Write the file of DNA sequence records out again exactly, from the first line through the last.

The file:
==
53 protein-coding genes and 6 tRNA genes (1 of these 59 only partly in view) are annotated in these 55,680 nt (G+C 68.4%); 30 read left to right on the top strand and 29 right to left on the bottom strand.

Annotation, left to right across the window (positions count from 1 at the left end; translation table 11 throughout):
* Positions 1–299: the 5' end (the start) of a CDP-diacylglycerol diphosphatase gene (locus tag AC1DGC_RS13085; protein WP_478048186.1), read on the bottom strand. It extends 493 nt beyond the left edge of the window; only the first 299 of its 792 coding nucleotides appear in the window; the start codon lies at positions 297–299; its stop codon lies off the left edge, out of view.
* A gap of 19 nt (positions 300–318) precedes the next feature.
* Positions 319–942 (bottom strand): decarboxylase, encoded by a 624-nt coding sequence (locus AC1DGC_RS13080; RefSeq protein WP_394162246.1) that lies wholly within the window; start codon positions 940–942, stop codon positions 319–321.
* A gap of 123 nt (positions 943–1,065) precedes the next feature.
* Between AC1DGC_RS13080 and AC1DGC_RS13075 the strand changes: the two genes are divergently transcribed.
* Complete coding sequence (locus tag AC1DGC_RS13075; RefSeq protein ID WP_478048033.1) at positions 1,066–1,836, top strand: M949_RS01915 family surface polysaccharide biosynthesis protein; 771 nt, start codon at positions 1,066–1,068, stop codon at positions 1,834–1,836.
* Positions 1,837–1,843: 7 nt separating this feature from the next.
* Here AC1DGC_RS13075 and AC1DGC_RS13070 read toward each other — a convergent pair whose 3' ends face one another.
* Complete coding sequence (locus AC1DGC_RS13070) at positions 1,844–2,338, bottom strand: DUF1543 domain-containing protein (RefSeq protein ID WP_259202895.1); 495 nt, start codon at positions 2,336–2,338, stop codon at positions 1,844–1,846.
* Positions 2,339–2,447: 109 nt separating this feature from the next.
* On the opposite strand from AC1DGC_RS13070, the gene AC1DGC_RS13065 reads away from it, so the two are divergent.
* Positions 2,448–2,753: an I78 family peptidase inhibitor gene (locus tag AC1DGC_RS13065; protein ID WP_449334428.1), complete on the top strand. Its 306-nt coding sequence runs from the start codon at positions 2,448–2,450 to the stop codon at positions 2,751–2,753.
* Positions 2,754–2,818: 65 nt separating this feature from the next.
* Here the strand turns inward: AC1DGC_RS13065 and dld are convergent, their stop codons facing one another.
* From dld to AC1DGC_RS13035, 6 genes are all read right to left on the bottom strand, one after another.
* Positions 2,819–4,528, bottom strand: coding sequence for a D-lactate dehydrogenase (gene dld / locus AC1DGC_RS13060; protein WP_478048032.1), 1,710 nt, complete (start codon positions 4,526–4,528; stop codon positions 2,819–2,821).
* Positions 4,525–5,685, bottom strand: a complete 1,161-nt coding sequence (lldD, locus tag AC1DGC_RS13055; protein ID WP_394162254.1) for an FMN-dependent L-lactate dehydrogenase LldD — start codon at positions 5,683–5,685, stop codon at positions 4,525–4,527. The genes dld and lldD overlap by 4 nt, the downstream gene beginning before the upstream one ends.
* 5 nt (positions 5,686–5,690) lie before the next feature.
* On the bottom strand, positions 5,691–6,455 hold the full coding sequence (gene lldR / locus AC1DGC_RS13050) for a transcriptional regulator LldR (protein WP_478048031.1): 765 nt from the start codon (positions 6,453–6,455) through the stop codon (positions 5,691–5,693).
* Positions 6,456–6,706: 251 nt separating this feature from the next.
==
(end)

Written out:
53 protein-coding genes and 6 tRNA genes (1 of these 59 only partly in view) are annotated in these 55,680 nt (G+C 68.4%); 30 read left to right on the top strand and 29 right to left on the bottom strand.

Annotation, left to right across the window (positions count from 1 at the left end; translation table 11 throughout):
* Positions 1–299: the 5' end (the start) of a CDP-diacylglycerol diphosphatase gene (locus tag AC1DGC_RS13085; protein WP_478048186.1), read on the bottom strand. It extends 493 nt beyond the left edge of the window; only the first 299 of its 792 coding nucleotides appear in the window; the start codon lies at positions 297–299; its stop codon lies off the left edge, out of view.
* A gap of 19 nt (positions 300–318) precedes the next feature.
* Positions 319–942 (bottom strand): decarboxylase, encoded by a 624-nt coding sequence (locus AC1DGC_RS13080; RefSeq protein WP_394162246.1) that lies wholly within the window; start codon positions 940–942, stop codon positions 319–321.
* A gap of 123 nt (positions 943–1,065) precedes the next feature.
* Between AC1DGC_RS13080 and AC1DGC_RS13075 the strand changes: the two genes are divergently transcribed.
* Complete coding sequence (locus tag AC1DGC_RS13075; RefSeq protein ID WP_478048033.1) at positions 1,066–1,836, top strand: M949_RS01915 family surface polysaccharide biosynthesis protein; 771 nt, start codon at positions 1,066–1,068, stop codon at positions 1,834–1,836.
* Positions 1,837–1,843: 7 nt separating this feature from the next.
* Here AC1DGC_RS13075 and AC1DGC_RS13070 read toward each other — a convergent pair whose 3' ends face one another.
* Complete coding sequence (locus AC1DGC_RS13070) at positions 1,844–2,338, bottom strand: DUF1543 domain-containing protein (RefSeq protein ID WP_259202895.1); 495 nt, start codon at positions 2,336–2,338, stop codon at positions 1,844–1,846.
* Positions 2,339–2,447: 109 nt separating this feature from the next.
* On the opposite strand from AC1DGC_RS13070, the gene AC1DGC_RS13065 reads away from it, so the two are divergent.
* Positions 2,448–2,753: an I78 family peptidase inhibitor gene (locus tag AC1DGC_RS13065; protein ID WP_449334428.1), complete on the top strand. Its 306-nt coding sequence runs from the start codon at positions 2,448–2,450 to the stop codon at positions 2,751–2,753.
* Positions 2,754–2,818: 65 nt separating this feature from the next.
* Here the strand turns inward: AC1DGC_RS13065 and dld are convergent, their stop codons facing one another.
* From dld to AC1DGC_RS13035, 6 genes are all read right to left on the bottom strand, one after another.
* Positions 2,819–4,528, bottom strand: coding sequence for a D-lactate dehydrogenase (gene dld / locus AC1DGC_RS13060; protein WP_478048032.1), 1,710 nt, complete (start codon positions 4,526–4,528; stop codon positions 2,819–2,821).
* Positions 4,525–5,685, bottom strand: a complete 1,161-nt coding sequence (lldD, locus tag AC1DGC_RS13055; protein ID WP_394162254.1) for an FMN-dependent L-lactate dehydrogenase LldD — start codon at positions 5,683–5,685, stop codon at positions 4,525–4,527. The genes dld and lldD overlap by 4 nt, the downstream gene beginning before the upstream one ends.
* 5 nt (positions 5,686–5,690) lie before the next feature.
* On the bottom strand, positions 5,691–6,455 hold the full coding sequence (gene lldR / locus AC1DGC_RS13050) for a transcriptional regulator LldR (protein WP_478048031.1): 765 nt from the start codon (positions 6,453–6,455) through the stop codon (positions 5,691–5,693).
* Positions 6,456–6,706: 251 nt separating this feature from the next.